In the last two years, several international bodies have recommended that Guyana strengthen its fiscal regime to ensure its oil money is not only protected but that the country gets value for the exploitation of its resources by companies which have a reputation for being corrupt.
During an interview with the Guyana Standard yesterday, Finance Minister, Winston Jordan said that the advice of the international community in this regard was heeded. In fact, he said that the World Bank and the International Monetary Fund (IMF) are providing assistance to improve the nation’s financial laws.
Jordan said, “There are a number of things the Fund and the World Bank are helping us on. With respect to the laws, their attention is on strengthening the Fiscal Management and Accountability Act (FMAA) 2003. We may even end up with a separate Act which would deal with ensuring that we have a progressive tax system for oil and gas…”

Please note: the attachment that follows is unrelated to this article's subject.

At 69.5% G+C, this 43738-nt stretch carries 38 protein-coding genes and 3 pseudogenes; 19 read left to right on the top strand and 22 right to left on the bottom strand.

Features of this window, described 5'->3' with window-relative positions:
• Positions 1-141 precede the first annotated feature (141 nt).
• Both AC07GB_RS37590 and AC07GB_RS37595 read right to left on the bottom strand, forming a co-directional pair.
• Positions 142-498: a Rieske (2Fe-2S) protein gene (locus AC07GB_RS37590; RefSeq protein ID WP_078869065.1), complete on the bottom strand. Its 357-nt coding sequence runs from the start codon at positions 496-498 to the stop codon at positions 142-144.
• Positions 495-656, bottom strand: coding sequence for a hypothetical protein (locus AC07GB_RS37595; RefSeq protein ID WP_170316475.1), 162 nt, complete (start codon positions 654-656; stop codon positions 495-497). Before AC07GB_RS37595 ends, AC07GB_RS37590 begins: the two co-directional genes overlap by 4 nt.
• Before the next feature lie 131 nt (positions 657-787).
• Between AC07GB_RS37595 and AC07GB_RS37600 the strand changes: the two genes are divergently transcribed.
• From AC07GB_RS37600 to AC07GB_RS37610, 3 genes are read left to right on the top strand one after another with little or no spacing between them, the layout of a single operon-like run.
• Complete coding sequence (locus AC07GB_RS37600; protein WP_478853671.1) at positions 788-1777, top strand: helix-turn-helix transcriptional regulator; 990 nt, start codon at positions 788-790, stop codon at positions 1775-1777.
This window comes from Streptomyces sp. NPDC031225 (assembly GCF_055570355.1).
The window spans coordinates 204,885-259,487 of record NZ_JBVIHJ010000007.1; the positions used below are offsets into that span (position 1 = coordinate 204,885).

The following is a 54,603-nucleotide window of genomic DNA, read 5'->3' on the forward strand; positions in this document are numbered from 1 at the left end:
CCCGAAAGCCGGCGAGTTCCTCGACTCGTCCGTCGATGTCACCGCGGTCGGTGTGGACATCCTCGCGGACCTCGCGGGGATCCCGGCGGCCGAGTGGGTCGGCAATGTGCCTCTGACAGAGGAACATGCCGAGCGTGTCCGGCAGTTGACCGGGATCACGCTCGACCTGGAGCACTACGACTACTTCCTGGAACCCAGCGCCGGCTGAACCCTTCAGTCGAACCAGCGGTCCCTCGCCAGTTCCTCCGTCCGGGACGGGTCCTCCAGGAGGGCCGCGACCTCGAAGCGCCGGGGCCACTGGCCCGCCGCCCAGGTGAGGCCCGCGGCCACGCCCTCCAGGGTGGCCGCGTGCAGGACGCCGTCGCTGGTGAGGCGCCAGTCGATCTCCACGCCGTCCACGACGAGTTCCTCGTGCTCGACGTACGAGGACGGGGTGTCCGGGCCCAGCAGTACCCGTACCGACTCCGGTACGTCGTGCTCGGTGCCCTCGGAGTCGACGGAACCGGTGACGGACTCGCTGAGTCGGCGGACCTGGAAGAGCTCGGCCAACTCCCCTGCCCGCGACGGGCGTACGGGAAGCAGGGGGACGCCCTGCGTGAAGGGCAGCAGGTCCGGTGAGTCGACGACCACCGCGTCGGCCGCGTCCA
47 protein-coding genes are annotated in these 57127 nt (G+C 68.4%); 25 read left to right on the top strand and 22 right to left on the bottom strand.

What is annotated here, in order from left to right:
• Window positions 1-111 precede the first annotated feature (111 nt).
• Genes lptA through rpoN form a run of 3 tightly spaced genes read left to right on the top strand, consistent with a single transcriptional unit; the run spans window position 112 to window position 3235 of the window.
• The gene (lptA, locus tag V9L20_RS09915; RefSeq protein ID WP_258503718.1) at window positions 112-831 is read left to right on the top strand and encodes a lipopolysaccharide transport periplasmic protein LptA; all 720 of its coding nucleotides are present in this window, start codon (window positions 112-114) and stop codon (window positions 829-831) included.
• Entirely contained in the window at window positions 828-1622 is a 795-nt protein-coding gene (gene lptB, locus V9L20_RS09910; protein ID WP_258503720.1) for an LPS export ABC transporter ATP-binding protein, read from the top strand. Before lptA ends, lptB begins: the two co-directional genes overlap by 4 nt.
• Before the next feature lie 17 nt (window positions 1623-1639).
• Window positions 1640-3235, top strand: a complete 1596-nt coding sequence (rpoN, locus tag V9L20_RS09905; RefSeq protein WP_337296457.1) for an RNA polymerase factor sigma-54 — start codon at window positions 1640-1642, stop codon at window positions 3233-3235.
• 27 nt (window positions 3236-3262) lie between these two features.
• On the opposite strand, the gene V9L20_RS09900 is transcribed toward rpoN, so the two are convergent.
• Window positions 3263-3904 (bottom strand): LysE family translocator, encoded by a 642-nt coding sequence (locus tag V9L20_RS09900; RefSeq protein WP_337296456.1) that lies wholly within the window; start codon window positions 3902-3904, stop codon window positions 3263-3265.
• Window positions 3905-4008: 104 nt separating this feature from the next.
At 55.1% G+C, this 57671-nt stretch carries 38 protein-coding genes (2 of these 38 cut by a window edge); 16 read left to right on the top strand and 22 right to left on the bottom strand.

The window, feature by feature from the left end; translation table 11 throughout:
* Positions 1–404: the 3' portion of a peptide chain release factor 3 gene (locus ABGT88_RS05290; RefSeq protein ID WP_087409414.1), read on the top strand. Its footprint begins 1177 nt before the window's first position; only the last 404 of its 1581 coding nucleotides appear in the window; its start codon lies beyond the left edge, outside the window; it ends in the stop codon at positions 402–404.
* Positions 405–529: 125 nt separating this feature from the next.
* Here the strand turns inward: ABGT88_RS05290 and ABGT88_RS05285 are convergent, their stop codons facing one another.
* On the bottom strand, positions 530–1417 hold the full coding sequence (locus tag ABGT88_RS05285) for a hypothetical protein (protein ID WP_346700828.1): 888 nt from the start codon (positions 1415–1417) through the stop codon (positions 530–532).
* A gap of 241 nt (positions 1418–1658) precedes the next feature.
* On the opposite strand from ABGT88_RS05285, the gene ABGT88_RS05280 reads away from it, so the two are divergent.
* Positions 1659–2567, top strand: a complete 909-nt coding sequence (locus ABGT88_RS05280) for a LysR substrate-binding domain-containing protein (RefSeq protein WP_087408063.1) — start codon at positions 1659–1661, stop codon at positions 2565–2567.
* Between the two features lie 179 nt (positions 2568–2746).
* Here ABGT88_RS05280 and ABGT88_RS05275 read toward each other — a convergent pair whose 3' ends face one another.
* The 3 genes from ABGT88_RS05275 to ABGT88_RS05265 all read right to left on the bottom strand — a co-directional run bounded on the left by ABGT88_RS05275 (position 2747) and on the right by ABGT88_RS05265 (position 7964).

The Finance Minister, said, too, that the Debt Law is being revised bearing in mind the need to ensure that Guyana’s fiscal system is progressive.
The IMF has stressed on several occasions, the need for Guyana to have a strong fiscal regime before oil comes on stream. In a note to the relevant authorities here which was also seen by the Guyana Standard, the Fund outlined that the country urgently needs a team of skilled experts, which can include geologists, accountants, lawyers and economists to help frame the regime to be used.
The Fund pointed out that what is also crucial to this process is key information on the extraction projects, the companies, and the global commodity and capital markets. This includes accurate data on project costs, a well-established discount rate used for government project assessments, and realistic and established assumptions on prices. In this regard, the Fund recommended that it has its own model called the Fiscal Analysis of Resource Industries (FARI) which Guyana could make use of.
The Government is currently assessing this option.